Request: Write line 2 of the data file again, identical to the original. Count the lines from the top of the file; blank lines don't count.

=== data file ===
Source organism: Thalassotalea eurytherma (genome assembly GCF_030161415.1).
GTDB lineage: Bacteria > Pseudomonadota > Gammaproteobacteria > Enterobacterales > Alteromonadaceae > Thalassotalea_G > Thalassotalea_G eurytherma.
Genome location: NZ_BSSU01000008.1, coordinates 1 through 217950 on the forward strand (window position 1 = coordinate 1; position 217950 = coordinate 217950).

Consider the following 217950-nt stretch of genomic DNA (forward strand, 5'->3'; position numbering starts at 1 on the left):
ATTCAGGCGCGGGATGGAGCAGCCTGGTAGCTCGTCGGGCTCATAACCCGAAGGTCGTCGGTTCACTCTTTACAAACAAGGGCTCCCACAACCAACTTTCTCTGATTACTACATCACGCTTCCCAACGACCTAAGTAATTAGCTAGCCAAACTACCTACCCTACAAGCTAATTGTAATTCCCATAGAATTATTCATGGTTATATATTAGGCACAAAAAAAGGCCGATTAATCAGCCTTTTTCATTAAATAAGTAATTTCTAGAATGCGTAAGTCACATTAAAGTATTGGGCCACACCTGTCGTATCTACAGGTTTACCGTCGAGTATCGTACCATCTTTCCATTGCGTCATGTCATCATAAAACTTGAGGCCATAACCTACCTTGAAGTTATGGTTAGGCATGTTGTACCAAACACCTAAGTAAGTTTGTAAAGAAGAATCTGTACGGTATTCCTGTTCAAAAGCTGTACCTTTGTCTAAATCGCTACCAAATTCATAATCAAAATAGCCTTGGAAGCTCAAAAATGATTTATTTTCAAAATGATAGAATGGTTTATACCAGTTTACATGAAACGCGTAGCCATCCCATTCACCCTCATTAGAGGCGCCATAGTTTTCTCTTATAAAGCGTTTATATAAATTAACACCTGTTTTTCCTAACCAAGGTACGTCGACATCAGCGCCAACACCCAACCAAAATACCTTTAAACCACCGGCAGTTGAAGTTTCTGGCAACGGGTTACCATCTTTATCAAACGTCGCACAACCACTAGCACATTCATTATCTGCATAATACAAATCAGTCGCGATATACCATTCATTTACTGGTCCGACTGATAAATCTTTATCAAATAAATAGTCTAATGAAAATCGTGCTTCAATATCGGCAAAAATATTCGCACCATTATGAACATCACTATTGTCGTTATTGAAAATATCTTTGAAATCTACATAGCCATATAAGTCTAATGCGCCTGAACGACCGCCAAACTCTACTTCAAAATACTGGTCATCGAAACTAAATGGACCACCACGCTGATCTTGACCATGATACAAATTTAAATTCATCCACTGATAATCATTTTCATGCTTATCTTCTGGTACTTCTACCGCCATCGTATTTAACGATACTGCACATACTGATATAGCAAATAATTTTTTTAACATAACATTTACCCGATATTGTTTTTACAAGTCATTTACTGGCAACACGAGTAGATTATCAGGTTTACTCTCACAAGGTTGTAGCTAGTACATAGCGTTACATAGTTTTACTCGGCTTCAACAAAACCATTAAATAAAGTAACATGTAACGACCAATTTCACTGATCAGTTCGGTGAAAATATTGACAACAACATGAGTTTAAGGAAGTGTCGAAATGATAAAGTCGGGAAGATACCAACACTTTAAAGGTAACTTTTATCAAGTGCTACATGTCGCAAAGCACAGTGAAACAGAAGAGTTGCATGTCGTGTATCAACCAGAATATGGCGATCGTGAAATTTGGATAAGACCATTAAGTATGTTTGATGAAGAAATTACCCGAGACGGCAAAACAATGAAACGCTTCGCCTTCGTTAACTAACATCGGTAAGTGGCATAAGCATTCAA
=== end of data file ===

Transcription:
GTDB lineage: Bacteria > Pseudomonadota > Gammaproteobacteria > Enterobacterales > Alteromonadaceae > Thalassotalea_G > Thalassotalea_G eurytherma.